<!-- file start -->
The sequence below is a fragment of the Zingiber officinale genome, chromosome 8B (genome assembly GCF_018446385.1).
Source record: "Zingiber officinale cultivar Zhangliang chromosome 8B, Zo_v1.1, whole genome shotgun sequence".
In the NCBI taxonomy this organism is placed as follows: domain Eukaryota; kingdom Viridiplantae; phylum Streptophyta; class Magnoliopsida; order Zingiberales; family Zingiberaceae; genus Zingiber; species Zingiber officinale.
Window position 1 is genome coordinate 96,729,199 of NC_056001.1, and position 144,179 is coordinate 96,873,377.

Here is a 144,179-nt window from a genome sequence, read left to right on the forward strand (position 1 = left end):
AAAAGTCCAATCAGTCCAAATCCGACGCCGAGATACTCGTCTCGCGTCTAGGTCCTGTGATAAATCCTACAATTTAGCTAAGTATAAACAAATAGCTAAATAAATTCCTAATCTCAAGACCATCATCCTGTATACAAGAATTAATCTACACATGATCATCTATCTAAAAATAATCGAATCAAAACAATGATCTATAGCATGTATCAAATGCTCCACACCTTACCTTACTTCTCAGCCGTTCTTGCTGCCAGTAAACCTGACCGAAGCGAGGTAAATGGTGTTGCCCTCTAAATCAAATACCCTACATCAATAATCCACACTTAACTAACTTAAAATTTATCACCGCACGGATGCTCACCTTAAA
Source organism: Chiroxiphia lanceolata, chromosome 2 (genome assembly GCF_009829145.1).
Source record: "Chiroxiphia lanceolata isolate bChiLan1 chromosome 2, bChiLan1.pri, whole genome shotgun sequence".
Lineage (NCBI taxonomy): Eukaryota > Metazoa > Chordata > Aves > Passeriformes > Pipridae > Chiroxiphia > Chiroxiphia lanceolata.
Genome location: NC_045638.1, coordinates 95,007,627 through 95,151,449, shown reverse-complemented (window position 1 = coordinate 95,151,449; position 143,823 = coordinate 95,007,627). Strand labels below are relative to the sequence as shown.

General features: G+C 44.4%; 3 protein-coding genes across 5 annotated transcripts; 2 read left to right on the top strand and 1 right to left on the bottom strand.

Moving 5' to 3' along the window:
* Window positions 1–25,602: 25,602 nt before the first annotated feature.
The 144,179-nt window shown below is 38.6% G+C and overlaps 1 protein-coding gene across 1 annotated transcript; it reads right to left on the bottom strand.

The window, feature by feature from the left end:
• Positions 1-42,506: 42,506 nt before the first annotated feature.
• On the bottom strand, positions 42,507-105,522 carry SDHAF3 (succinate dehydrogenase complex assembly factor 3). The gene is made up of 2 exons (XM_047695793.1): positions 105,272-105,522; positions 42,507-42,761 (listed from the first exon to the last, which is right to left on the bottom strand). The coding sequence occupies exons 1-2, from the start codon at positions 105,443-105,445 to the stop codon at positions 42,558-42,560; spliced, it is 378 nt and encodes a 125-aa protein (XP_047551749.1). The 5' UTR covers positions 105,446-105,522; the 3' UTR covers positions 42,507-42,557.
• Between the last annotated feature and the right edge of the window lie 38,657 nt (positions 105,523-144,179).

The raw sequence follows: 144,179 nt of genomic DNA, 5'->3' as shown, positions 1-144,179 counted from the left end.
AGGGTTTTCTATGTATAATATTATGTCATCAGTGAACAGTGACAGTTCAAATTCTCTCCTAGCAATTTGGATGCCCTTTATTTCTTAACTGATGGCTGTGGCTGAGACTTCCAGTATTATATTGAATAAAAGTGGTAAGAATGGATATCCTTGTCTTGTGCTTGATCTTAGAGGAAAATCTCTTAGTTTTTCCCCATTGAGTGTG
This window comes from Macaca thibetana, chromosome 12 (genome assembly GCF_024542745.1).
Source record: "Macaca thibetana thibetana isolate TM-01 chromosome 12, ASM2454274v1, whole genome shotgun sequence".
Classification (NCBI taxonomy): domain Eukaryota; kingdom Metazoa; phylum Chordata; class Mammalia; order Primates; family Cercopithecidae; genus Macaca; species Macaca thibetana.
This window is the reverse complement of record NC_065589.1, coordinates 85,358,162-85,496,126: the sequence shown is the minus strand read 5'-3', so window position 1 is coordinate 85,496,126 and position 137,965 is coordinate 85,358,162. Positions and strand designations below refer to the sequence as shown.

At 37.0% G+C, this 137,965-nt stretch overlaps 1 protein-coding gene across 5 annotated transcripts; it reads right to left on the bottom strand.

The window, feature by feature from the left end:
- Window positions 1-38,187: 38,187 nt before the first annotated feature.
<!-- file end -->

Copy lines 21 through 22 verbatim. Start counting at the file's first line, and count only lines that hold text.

This window comes from Macaca thibetana, chromosome 12 (genome assembly GCF_024542745.1).
Source record: "Macaca thibetana thibetana isolate TM-01 chromosome 12, ASM2454274v1, whole genome shotgun sequence".